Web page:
CREATING A NEW CRAVING

If you want to develop a new, positive habit, perhaps running each morning, it’s essential you choose a simple cue — such as leaving your trainers and running clothes next to the bed the night before. You also need a clear reward — perhaps charting how far you have run or luxuriating in the shower as the neurochemicals released by exercise flood your body with wellbeing. But studies have also shown that cues and rewards on their own aren’t enough for new habits to last.

Only when your brain starts expecting the reward — craving the endorphins or the sense of accomplishment — will it become a habit to lace up your trainers each morning. In other words, as well as triggering a routine, the cue must also create an expectation of a reward.

To kick-start the process, you can bolt on an even more attractive reward: a small piece of chocolate or a big breakfast when you finish your run. Extra food might seem a counterproductive reward for exercise if your aim is to lose weight. But the goal here is to train your brain to associate a cue (running gear by the bed) with a routine (going out for a run) and a reward (chocolate!). In time — maybe weeks, maybe months — your brain will so closely associate exercise with a sense of reward that you won’t need the chocolate; it will just focus on the feelgood neurochemicals released by exercise.

LEARNING A NEW LOOP

We can learn new habits but we can never truly extinguish the old ones. To change a habit, you must strive to replicate the good feelings you get from bad patterns by swapping the bad pattern with a good one. For example, Alcoholics Anonymous asks alcoholics to identify the rewards they get from drinking — it’s often escape, relaxation, companionship, the blunting of anxieties and emotional release. The physical effects of drinking are usually far down the list.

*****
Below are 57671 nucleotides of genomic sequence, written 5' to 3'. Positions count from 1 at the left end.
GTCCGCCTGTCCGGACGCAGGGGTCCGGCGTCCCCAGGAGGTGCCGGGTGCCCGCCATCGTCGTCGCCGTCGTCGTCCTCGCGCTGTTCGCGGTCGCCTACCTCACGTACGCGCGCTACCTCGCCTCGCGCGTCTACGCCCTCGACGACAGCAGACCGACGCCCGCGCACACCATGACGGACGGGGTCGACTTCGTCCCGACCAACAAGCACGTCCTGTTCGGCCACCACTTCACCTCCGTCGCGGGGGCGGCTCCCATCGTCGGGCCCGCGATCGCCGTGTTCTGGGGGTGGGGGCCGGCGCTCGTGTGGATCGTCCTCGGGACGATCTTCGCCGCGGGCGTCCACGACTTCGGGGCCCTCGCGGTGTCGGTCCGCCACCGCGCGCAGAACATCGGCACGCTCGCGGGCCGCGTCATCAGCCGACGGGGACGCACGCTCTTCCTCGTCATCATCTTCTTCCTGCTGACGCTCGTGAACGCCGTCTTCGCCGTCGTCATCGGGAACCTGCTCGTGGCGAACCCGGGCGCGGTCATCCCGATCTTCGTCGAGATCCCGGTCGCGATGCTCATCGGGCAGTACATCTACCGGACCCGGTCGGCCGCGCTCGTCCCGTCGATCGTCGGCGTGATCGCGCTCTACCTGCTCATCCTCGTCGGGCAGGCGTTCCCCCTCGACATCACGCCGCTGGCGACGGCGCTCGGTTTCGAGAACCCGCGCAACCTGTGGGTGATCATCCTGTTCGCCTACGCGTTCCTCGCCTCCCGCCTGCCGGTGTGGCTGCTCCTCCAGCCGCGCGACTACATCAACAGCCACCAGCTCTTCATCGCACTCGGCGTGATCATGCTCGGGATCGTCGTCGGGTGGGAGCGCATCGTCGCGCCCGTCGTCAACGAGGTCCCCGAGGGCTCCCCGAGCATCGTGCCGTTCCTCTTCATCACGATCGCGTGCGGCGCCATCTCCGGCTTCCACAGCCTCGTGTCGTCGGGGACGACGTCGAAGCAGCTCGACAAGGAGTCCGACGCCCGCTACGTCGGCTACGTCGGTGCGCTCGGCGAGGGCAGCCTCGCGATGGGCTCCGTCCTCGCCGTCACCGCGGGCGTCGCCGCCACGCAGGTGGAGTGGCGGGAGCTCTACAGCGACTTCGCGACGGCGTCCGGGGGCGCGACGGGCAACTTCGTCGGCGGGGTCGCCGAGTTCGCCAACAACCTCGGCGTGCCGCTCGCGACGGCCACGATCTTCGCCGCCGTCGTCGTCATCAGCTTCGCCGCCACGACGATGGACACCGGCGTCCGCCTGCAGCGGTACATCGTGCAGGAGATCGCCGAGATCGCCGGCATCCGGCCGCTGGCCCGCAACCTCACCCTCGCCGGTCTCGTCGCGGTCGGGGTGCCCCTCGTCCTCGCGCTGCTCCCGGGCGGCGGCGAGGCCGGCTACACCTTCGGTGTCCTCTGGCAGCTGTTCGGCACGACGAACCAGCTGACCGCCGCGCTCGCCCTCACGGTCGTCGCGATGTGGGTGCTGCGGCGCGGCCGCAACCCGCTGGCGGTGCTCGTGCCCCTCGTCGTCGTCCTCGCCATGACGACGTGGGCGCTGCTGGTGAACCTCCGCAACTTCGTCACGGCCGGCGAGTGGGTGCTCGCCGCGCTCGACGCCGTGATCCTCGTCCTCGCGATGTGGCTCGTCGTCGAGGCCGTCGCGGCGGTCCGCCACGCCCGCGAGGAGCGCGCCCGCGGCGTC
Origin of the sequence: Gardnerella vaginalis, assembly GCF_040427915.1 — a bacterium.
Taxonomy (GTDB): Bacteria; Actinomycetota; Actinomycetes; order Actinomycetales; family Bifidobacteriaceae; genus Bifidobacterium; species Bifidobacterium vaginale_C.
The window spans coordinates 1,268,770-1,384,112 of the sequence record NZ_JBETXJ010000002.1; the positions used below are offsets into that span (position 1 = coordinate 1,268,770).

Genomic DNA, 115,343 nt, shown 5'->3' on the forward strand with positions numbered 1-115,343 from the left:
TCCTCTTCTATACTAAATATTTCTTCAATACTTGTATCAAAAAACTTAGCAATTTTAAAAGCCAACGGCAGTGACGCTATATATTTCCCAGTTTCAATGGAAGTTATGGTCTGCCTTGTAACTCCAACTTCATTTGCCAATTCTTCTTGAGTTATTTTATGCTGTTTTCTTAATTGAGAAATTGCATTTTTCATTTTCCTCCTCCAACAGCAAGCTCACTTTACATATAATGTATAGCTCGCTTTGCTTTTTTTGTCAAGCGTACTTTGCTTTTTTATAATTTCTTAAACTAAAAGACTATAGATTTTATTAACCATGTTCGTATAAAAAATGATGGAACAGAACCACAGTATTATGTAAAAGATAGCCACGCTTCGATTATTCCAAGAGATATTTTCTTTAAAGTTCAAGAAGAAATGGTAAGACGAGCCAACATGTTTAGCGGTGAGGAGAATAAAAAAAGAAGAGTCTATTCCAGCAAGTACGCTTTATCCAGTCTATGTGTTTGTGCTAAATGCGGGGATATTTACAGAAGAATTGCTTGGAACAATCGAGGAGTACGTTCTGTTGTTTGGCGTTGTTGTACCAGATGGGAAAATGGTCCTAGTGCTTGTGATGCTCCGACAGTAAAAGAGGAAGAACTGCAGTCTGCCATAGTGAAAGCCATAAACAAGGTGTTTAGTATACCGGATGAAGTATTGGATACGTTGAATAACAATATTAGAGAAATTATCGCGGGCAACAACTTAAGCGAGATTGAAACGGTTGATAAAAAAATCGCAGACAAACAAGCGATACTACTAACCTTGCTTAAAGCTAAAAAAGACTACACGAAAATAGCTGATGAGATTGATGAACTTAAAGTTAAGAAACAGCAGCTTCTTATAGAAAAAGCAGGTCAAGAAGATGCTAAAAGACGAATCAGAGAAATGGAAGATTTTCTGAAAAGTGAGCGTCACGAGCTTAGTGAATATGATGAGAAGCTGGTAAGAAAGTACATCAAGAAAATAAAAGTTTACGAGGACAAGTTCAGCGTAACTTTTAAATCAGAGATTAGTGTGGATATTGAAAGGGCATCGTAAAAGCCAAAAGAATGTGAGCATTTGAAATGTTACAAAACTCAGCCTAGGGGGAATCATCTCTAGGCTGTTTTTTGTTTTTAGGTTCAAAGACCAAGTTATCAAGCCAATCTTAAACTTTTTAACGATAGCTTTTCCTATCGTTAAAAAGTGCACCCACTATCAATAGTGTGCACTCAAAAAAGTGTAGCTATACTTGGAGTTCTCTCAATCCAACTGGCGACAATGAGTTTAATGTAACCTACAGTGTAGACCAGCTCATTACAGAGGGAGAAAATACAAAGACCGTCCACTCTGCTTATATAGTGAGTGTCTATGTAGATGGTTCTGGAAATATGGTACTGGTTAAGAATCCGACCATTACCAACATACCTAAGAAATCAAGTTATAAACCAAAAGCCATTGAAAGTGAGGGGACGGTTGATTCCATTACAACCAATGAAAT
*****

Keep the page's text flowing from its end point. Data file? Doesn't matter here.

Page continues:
In order to offer alcoholics the same rewards they get at a pub, AA builds a series of meetings and companionship to offer as much escape, distraction and catharsis as a night out drinking would. It creates new patterns for what to do each night instead of hitting the bottle, inserting new routines into old habit loops.

So, if you want to stop eating biscuits in the afternoon, identify your cue and your reward. Is the reward you are seeking to satisfy hunger? Or is it actually to alleviate boredom? If the latter, you can easily find another routine, such as taking a quick walk or seeking out a colleague for a chat.
Change can happen. Alcoholics can stop drinking, smokers can stop puffing, you can stop biting your nails or eating biscuits every afternoon. But there’s one more vital ingredient in changing a habit — belief. For habits to permanently change, we must believe that long-term change is possible. Start believing today!

The Power Of Habit by Charles Duhigg (William Heinemann, £12.99). To order a copy for £10.99 (including p&p), tel: 0843 382 0000.

Read more: http://www.dailymail.co.uk/femail/article-2126924/Yes-break-cake-habit-Can-t-survive-day-sweet-treat-A-new-book-says-kicking-bad-habits-easier-think.html#ixzz1rXCRCdkE